Description Initiated by the Greek architect Doxiades in the early fifties, the term "Ekistics" designated "the science for human settlements" which promoted a scientific method for architectural design and planning. It had an immense impact on many fields of architecture and planning worldwide, especially during the sixties. With the theoretical shifts in subsequent decades, Ekistics was displaced as obsolete and its aspirations remained unexplored, while scientific methods in architecture are often dismissed in their entirety. This thesis explores the epistemological premises of Ekistics through a critical overview of its origins and features. It discusses the limitations of the method that Ekistics promoted (which sometimes searched for formulaic solutions and a stable field of conclusions) while exposing the complexities of its inquiry -- which resist the rejection of the method's premises in their entirety. This thesis discusses in particular, the influence of Ekistics in the Middle East, and the method's contributions to architectural thinking in the region. The juxtaposition between the contributions of Ekistics on the one hand, and later architectural positions in the Middle East which entirely rejected scientific thought on the other, offers a basis to reflect on the positive contributions of scientific epistemology in general. This thesis neither reformulates yet another scientific method nor does it attempt to displace scientific epistemology with a revisionist critique. Rather, it argues that while radical criticisms of Doxiades's method (whether these criticisms are based on social critique, or whether they come from the domain of the philosophy of science, or operate within the disciplinary terrain of architecture) have irreversibly changed our perception of it (as well as of other scientific methods of the fifties and sixties) they cannot subsume scientific epistemology, and they should not warrant its abandonment. This thesis examines scientific epistemology as an active critical attitude and reevaluates its usefulness as an orientation in architectural thought.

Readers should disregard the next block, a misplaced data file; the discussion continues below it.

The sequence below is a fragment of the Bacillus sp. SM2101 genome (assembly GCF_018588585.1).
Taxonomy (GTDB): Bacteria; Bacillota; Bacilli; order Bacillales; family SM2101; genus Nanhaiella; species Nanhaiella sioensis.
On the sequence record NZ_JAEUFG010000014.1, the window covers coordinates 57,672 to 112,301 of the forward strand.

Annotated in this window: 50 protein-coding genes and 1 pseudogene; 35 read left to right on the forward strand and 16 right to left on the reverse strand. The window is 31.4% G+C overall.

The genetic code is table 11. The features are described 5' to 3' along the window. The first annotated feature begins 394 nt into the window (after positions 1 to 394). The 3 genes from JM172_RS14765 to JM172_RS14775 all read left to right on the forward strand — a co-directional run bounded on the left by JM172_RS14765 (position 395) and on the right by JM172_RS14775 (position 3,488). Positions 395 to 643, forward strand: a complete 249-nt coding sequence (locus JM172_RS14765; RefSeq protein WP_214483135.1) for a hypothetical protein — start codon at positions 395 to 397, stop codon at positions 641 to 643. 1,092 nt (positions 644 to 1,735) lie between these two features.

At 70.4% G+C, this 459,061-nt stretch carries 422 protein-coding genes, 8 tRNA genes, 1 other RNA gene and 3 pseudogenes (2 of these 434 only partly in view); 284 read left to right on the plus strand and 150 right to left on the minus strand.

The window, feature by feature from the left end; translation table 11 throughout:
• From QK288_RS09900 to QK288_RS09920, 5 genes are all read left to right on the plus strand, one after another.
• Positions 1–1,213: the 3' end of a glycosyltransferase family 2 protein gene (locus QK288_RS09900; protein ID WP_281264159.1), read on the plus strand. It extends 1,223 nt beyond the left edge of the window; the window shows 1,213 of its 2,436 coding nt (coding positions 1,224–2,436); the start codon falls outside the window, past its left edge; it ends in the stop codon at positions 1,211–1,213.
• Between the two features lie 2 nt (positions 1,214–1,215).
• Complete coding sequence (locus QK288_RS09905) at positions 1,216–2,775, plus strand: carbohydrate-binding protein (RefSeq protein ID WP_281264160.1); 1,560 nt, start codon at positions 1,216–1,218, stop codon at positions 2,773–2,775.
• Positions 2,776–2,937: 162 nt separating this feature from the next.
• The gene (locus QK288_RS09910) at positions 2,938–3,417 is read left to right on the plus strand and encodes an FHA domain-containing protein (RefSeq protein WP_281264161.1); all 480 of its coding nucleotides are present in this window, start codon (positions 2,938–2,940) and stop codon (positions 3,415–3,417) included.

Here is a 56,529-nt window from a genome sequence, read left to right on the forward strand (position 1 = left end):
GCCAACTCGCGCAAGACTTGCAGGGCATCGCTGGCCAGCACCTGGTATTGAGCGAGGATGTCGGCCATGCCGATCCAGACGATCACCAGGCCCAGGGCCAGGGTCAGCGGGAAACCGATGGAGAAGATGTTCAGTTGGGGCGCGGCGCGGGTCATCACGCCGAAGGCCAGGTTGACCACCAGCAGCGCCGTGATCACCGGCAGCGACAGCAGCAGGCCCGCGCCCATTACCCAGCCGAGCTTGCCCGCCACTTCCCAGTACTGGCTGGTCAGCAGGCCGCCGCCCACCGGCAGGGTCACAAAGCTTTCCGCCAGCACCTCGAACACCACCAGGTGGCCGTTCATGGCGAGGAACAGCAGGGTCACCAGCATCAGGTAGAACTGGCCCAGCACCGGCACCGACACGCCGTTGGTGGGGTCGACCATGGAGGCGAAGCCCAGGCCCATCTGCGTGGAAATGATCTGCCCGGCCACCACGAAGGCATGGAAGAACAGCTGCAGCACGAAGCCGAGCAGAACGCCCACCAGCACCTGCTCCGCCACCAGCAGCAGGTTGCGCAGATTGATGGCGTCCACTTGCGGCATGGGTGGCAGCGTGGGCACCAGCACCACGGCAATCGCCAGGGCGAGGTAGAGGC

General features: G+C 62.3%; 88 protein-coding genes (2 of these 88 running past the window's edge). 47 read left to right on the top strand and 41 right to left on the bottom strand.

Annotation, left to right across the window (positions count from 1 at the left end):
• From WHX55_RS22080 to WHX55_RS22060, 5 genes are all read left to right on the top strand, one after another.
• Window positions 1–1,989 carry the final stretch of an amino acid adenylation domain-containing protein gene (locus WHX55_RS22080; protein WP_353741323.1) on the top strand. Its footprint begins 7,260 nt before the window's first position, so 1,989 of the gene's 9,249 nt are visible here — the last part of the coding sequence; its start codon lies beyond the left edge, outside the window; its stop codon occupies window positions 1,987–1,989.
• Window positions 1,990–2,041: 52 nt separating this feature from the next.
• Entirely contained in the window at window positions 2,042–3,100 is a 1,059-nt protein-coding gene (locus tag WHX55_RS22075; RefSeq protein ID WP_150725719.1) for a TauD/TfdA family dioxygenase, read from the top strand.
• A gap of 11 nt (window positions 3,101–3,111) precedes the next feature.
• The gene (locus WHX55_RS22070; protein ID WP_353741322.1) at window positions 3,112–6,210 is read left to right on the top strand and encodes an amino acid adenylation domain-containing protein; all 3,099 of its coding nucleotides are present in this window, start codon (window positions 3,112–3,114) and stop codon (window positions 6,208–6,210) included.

Ekistics, globalization, modernism, environmentalism
Description The dissertation examines Ekistics, a field defined by the architect and planner Constantine Doxiadis as the "science of human settlements" that championed the radical expansion of architecture's scope, called for its alignment with international development, and emphasized the profession's responsibilities towards global environmental exigencies. Spanning the disciplines of architectural history, environmental history, and cultural studies, the study analyzes the intellectual lineage of Ekistics' conceptions of the global environment, and the complex historical circumstances in which they were shaped: international policies for development, postcolonial agendas of modernization and nation building, scientific controversies on global interconnectedness, and architectural critiques of modernism. The study focuses on Ekistics' planning models of "dynapolis" and "ecumenopolis," and on physical interventions proposed by branches of Doxiadis's enterprise in the Mediterranean margins of Europe and the Middle East, where Ekistics had widespread appeal. The study also analyzes Doxiadis's relationship with key figures in postwar architectural culture, notably Jaqueline Tyrwhitt, who was also the editor of the journal Ekistics, Buckminster Fuller, who embraced Doxiadis's vision of world cities, and Hassan Fathy, who operated as a proponent of local "traditions" in the midst of the Ekistics group. Furthermore, the study examines Doxiadis's and his colleagues' interpretation of such concepts as Patrick Geddes's notion of an interconnected "environment," Conrad H. Waddington's notion of "systems," Jean Gottman's notion of "megalopolis," and Rachel Carson's notion of an ecological "balance."
By proposing an alternative focus on Ekistics, which for the first...